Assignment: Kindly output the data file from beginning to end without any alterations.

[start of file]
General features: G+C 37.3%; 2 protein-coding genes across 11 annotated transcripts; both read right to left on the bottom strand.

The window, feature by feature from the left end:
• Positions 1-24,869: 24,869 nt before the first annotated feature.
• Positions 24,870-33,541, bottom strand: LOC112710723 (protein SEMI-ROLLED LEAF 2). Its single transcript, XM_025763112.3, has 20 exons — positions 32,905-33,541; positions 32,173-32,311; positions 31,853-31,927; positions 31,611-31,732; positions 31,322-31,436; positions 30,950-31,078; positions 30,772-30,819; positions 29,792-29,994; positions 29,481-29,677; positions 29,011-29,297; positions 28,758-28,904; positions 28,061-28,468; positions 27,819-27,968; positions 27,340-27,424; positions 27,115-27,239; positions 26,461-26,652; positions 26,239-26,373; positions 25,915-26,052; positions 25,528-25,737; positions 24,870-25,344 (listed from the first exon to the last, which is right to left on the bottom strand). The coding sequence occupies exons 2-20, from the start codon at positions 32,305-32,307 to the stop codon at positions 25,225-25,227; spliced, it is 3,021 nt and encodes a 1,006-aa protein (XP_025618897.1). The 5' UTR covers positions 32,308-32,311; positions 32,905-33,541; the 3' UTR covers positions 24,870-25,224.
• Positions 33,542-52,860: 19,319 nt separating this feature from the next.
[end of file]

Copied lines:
General features: G+C 37.3%; 2 protein-coding genes across 11 annotated transcripts; both read right to left on the bottom strand.

The window, feature by feature from the left end:
• Positions 1-24,869: 24,869 nt before the first annotated feature.
• Positions 24,870-33,541, bottom strand: LOC112710723 (protein SEMI-ROLLED LEAF 2). Its single transcript, XM_025763112.3, has 20 exons — positions 32,905-33,541; positions 32,173-32,311; positions 31,853-31,927; positions 31,611-31,732; positions 31,322-31,436; positions 30,950-31,078; positions 30,772-30,819; positions 29,792-29,994; positions 29,481-29,677; positions 29,011-29,297; positions 28,758-28,904; positions 28,061-28,468; positions 27,819-27,968; positions 27,340-27,424; positions 27,115-27,239; positions 26,461-26,652; positions 26,239-26,373; positions 25,915-26,052; positions 25,528-25,737; positions 24,870-25,344 (listed from the first exon to the last, which is right to left on the bottom strand). The coding sequence occupies exons 2-20, from the start codon at positions 32,305-32,307 to the stop codon at positions 25,225-25,227; spliced, it is 3,021 nt and encodes a 1,006-aa protein (XP_025618897.1). The 5' UTR covers positions 32,308-32,311; positions 32,905-33,541; the 3' UTR covers positions 24,870-25,224.
• Positions 33,542-52,860: 19,319 nt separating this feature from the next.